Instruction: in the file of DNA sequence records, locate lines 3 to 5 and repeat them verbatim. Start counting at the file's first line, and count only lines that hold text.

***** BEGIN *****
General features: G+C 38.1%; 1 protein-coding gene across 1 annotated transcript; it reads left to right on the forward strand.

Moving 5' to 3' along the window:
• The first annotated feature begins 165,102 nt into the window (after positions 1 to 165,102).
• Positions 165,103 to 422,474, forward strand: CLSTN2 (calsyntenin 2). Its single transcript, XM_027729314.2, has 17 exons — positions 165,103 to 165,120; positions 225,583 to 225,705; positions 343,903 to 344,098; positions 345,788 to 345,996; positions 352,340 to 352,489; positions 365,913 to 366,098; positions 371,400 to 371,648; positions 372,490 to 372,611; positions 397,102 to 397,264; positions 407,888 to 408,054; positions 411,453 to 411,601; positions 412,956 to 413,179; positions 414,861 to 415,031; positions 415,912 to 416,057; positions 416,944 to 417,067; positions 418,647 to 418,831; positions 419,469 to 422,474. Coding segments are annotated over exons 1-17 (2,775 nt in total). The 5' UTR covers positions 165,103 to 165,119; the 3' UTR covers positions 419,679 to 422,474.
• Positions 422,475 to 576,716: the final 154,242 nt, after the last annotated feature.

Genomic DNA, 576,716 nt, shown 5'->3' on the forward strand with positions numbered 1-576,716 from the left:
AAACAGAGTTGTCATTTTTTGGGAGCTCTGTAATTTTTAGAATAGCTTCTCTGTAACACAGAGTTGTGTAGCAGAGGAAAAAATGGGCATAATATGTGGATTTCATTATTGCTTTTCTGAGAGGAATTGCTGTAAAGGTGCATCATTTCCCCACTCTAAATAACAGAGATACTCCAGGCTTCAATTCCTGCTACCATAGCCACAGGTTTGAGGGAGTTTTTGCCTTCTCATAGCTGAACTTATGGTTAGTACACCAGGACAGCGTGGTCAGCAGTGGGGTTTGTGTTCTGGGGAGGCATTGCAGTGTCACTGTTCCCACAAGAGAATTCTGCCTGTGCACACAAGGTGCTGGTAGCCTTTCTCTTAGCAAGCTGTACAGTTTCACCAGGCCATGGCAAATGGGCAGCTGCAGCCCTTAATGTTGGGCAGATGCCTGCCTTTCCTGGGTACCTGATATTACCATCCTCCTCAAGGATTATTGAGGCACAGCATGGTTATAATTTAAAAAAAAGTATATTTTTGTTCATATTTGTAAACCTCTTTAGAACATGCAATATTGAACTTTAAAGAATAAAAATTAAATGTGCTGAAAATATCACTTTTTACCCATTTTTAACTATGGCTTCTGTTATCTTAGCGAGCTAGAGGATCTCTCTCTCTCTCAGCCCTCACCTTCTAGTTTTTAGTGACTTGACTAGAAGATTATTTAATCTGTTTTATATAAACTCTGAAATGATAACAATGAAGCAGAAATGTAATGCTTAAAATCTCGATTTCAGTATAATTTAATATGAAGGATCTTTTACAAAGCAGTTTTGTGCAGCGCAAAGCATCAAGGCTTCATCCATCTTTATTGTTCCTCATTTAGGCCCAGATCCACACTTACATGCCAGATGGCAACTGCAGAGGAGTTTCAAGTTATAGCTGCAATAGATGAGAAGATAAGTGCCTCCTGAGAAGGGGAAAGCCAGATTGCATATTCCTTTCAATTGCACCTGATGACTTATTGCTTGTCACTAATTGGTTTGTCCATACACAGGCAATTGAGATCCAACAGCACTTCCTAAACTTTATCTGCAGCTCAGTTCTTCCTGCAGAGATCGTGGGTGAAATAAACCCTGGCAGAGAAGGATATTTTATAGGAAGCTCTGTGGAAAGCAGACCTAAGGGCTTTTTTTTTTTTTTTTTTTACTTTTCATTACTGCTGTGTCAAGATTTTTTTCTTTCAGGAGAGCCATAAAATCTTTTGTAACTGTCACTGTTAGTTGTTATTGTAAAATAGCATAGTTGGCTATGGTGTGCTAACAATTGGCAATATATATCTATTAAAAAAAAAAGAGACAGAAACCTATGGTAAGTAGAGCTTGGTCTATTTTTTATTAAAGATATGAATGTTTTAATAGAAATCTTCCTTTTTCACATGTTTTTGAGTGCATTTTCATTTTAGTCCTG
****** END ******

• The first annotated feature begins 165,102 nt into the window (after positions 1 to 165,102).
• Positions 165,103 to 422,474, forward strand: CLSTN2 (calsyntenin 2). Its single transcript, XM_027729314.2, has 17 exons — positions 165,103 to 165,120; positions 225,583 to 225,705; positions 343,903 to 344,098; positions 345,788 to 345,996; positions 352,340 to 352,489; positions 365,913 to 366,098; positions 371,400 to 371,648; positions 372,490 to 372,611; positions 397,102 to 397,264; positions 407,888 to 408,054; positions 411,453 to 411,601; positions 412,956 to 413,179; positions 414,861 to 415,031; positions 415,912 to 416,057; positions 416,944 to 417,067; positions 418,647 to 418,831; positions 419,469 to 422,474. Coding segments are annotated over exons 1-17 (2,775 nt in total). The 5' UTR covers positions 165,103 to 165,119; the 3' UTR covers positions 419,679 to 422,474.
• Positions 422,475 to 576,716: the final 154,242 nt, after the last annotated feature.